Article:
"It should stand to reason that some customers would be surprised to see this warning after upgrading a PC that was previously operating fine," writes Sinofsky. "Essentially the battery was degrading but it was not evident to the customer until Windows 7 made this information available. We recognize that this has the appearance of Windows 7 'causing' the change in performance, but in reality all Windows 7 did was report what was already the case."

30 Responses to The Windows 7 battery life issue: What's making notebook batteries die?

  1. beagle197 says:

    What a load of marketing crap and convoluted mumbo jumbo. Do they really believe everyone is so ignorant? How about they explain that their new OS requires the transistors to switch more frequently due to higher CPU loading from borked logic. That would go further to explaining why the batteries are always dead.

    • thinkaboutit says:

      Where did you get your electrical engineering degree???...fast switching of transistors or SCR's etc...actually reduce heat...heat is energy....so who is ignorant now.....beagle brain.

      • beagle197 says:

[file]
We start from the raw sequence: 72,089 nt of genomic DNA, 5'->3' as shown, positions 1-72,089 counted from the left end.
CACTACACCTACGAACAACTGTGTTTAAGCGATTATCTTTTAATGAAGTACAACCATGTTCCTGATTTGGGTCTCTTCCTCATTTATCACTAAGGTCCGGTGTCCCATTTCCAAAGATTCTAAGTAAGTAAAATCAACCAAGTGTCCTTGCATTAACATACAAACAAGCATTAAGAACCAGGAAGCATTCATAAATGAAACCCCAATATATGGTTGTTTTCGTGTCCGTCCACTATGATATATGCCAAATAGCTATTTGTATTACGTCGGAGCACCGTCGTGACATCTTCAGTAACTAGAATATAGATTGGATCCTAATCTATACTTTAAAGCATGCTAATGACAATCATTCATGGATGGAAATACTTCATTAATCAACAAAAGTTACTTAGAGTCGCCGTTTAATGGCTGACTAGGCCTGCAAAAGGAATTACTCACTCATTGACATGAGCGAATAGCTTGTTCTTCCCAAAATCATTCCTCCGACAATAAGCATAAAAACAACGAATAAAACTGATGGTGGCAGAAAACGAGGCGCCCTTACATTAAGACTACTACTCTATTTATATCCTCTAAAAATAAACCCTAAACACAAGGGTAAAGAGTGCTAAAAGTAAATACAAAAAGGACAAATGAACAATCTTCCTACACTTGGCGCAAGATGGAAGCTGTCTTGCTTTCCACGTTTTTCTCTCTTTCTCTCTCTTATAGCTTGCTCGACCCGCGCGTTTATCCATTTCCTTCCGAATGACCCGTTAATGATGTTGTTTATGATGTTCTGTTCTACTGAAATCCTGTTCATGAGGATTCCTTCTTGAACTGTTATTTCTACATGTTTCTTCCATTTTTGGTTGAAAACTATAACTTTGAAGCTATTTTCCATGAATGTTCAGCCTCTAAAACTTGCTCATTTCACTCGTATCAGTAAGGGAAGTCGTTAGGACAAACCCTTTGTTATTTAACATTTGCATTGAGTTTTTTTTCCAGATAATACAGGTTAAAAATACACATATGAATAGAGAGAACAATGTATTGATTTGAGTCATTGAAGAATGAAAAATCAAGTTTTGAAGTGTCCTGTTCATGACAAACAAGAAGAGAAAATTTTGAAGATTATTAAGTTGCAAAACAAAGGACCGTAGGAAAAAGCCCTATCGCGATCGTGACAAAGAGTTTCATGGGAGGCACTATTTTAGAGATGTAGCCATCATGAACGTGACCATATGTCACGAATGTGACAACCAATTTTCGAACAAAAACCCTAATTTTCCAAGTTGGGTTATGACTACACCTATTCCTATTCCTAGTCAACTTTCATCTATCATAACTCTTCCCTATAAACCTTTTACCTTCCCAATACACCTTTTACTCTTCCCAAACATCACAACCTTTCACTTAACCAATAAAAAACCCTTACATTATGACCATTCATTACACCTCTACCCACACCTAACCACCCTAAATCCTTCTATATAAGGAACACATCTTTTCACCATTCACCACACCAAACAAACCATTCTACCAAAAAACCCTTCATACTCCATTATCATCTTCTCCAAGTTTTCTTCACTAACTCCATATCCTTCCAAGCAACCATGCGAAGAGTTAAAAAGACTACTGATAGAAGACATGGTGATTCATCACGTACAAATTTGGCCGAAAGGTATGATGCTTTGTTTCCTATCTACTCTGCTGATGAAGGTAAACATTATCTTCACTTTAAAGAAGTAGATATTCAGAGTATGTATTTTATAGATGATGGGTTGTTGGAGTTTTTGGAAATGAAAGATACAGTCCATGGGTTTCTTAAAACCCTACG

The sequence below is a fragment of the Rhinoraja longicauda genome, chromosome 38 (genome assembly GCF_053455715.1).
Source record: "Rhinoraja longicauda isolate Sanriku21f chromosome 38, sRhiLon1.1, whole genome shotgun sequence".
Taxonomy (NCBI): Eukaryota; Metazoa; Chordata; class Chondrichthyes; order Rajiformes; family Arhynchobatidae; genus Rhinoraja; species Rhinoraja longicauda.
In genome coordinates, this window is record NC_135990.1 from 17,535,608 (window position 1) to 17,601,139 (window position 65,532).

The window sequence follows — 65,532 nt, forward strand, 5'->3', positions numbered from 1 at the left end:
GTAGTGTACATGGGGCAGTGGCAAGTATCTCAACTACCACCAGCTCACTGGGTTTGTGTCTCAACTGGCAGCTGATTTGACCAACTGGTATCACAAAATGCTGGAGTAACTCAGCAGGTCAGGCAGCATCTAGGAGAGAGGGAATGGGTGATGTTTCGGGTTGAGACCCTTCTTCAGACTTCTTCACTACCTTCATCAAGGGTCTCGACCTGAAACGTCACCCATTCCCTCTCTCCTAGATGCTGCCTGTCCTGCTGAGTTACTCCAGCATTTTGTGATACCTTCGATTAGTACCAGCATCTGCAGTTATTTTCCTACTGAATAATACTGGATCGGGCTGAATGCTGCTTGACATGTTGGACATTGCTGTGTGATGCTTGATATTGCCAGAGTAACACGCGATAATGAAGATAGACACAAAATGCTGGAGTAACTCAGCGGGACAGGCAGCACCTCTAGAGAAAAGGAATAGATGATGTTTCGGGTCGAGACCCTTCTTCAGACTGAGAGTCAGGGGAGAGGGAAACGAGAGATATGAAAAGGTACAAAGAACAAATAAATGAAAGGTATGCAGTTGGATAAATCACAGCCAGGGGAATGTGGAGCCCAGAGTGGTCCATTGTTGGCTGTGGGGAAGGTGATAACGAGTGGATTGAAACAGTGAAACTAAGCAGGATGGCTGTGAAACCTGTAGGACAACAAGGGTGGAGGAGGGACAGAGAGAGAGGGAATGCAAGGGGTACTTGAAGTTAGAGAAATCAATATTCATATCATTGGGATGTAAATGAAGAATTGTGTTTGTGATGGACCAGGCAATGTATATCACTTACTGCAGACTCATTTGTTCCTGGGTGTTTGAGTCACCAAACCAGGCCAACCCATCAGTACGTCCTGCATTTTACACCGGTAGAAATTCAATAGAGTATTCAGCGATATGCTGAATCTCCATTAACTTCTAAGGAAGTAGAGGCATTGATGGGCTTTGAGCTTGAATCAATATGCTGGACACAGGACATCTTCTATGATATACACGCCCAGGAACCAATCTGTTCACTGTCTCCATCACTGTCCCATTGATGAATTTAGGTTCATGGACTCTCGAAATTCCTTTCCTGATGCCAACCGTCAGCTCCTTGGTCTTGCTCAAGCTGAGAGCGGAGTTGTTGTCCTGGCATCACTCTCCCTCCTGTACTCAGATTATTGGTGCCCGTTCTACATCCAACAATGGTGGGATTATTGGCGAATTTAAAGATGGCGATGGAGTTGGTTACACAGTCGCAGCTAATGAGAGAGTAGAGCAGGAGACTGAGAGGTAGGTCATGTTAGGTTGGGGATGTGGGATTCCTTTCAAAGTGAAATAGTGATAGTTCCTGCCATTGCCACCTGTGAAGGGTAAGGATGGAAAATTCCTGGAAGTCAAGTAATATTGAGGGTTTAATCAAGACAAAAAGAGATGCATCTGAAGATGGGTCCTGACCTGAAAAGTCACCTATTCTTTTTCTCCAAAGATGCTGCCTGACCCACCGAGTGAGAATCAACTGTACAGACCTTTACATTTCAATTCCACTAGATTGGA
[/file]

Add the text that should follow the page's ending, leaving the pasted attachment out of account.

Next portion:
I can see basic physics concepts can not reach your higher level brain functions. Let me explain it like this, the larger the % of time that the semiconductor device spends in transition, the more heat it will generate. Go back to circuits and electronics 101, monkey brain. No doubt Microsoft has produced another fundamentally broken operating system, thanks to their commitment to management incompetence over quality engineering. You are obviously part of the problem, and not the solution.

      • rtwnt says:

        Well let's see- we have reference Monkey brains and Beagle brains. For myself, I would prefer the designation of "drunken skunk" brain:)

  2. bigsexy022870 says:

    I have windows 7 on 2 latops. Have not had this issue or any other. The artcle is very well done. Finally some logical answers to serious questions.

  3. UsmanKhan says:

    Finally some logical facts in this article.

  4. Briantist says:

    Q. What's making notebook batteries die?

    A. Chemistry

  5. tomswift2 says: